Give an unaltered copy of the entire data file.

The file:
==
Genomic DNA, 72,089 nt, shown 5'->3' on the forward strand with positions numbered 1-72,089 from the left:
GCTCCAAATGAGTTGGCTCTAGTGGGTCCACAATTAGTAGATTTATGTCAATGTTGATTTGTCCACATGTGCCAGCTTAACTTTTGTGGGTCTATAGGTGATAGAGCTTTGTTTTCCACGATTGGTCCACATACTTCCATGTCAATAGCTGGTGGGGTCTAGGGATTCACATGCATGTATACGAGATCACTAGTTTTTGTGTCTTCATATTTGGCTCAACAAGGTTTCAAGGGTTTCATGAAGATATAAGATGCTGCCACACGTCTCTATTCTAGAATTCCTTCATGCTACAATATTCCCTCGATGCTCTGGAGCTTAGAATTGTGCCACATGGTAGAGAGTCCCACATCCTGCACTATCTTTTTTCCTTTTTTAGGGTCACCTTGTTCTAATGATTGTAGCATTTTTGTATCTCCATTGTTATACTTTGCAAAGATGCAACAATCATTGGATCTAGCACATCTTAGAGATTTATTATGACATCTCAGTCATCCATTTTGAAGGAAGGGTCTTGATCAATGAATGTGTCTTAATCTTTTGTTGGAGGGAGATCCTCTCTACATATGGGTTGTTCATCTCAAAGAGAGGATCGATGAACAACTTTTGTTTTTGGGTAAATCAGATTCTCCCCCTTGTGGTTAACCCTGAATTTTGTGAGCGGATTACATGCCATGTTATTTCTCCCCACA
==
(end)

Genomic DNA, 72,089 nt, shown 5'->3' on the forward strand with positions numbered 1-72,089 from the left:
GCTCCAAATGAGTTGGCTCTAGTGGGTCCACAATTAGTAGATTTATGTCAATGTTGATTTGTCCACATGTGCCAGCTTAACTTTTGTGGGTCTATAGGTGATAGAGCTTTGTTTTCCACGATTGGTCCACATACTTCCATGTCAATAGCTGGTGGGGTCTAGGGATTCACATGCATGTATACGAGATCACTAGTTTTTGTGTCTTCATATTTGGCTCAACAAGGTTTCAAGGGTTTCATGAAGATATAAGATGCTGCCACACGTCTCTATTCTAGAATTCCTTCATGCTACAATATTCCCTCGATGCTCTGGAGCTTAGAATTGTGCCACATGGTAGAGAGTCCCACATCCTGCACTATCTTTTTTCCTTTTTTAGGGTCACCTTGTTCTAATGATTGTAGCATTTTTGTATCTCCATTGTTATACTTTGCAAAGATGCAACAATCATTGGATCTAGCACATCTTAGAGATTTATTATGACATCTCAGTCATCCATTTTGAAGGAAGGGTCTTGATCAATGAATGTGTCTTAATCTTTTGTTGGAGGGAGATCCTCTCTACATATGGGTTGTTCATCTCAAAGAGAGGATCGATGAACAACTTTTGTTTTTGGGTAAATCAGATTCTCCCCCTTGTGGTTAACCCTGAATTTTGTGAGCGGATTACATGCCATGTTATTTCTCCCCACA